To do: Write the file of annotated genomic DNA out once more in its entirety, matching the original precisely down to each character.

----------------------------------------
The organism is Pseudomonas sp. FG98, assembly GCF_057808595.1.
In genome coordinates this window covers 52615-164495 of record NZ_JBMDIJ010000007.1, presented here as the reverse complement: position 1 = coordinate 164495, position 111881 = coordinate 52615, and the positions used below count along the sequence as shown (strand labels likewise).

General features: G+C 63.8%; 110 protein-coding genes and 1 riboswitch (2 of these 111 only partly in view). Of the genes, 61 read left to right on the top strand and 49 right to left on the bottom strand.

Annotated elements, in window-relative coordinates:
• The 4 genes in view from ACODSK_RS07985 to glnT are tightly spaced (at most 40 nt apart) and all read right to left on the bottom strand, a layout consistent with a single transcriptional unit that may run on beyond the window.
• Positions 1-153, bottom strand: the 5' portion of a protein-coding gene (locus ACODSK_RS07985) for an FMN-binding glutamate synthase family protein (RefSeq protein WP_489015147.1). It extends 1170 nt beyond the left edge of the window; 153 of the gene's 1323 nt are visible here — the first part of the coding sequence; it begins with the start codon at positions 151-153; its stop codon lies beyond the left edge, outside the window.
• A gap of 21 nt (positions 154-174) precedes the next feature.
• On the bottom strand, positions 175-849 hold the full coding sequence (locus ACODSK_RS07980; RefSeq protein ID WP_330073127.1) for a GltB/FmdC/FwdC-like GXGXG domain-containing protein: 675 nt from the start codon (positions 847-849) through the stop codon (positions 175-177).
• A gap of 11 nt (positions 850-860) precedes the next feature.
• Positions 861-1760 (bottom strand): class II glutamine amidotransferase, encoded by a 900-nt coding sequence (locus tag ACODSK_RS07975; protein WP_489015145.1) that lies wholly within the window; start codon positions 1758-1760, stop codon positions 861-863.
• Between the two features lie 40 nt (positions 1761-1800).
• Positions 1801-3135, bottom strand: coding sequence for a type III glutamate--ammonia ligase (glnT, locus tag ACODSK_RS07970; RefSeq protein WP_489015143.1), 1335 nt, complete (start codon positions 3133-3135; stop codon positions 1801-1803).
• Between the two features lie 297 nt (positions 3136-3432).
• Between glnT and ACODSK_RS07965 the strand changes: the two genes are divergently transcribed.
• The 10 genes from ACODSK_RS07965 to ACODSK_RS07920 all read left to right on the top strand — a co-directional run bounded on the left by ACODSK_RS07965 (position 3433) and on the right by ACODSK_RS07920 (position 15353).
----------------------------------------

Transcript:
The organism is Pseudomonas sp. FG98, assembly GCF_057808595.1.
In genome coordinates this window covers 52615-164495 of record NZ_JBMDIJ010000007.1, presented here as the reverse complement: position 1 = coordinate 164495, position 111881 = coordinate 52615, and the positions used below count along the sequence as shown (strand labels likewise).

General features: G+C 63.8%; 110 protein-coding genes and 1 riboswitch (2 of these 111 only partly in view). Of the genes, 61 read left to right on the top strand and 49 right to left on the bottom strand.

Annotated elements, in window-relative coordinates:
• The 4 genes in view from ACODSK_RS07985 to glnT are tightly spaced (at most 40 nt apart) and all read right to left on the bottom strand, a layout consistent with a single transcriptional unit that may run on beyond the window.
• Positions 1-153, bottom strand: the 5' portion of a protein-coding gene (locus ACODSK_RS07985) for an FMN-binding glutamate synthase family protein (RefSeq protein WP_489015147.1). It extends 1170 nt beyond the left edge of the window; 153 of the gene's 1323 nt are visible here — the first part of the coding sequence; it begins with the start codon at positions 151-153; its stop codon lies beyond the left edge, outside the window.
• A gap of 21 nt (positions 154-174) precedes the next feature.
• On the bottom strand, positions 175-849 hold the full coding sequence (locus ACODSK_RS07980; RefSeq protein ID WP_330073127.1) for a GltB/FmdC/FwdC-like GXGXG domain-containing protein: 675 nt from the start codon (positions 847-849) through the stop codon (positions 175-177).
• A gap of 11 nt (positions 850-860) precedes the next feature.
• Positions 861-1760 (bottom strand): class II glutamine amidotransferase, encoded by a 900-nt coding sequence (locus tag ACODSK_RS07975; protein WP_489015145.1) that lies wholly within the window; start codon positions 1758-1760, stop codon positions 861-863.
• Between the two features lie 40 nt (positions 1761-1800).
• Positions 1801-3135, bottom strand: coding sequence for a type III glutamate--ammonia ligase (glnT, locus tag ACODSK_RS07970; RefSeq protein WP_489015143.1), 1335 nt, complete (start codon positions 3133-3135; stop codon positions 1801-1803).
• Between the two features lie 297 nt (positions 3136-3432).
• Between glnT and ACODSK_RS07965 the strand changes: the two genes are divergently transcribed.
• The 10 genes from ACODSK_RS07965 to ACODSK_RS07920 all read left to right on the top strand — a co-directional run bounded on the left by ACODSK_RS07965 (position 3433) and on the right by ACODSK_RS07920 (position 15353).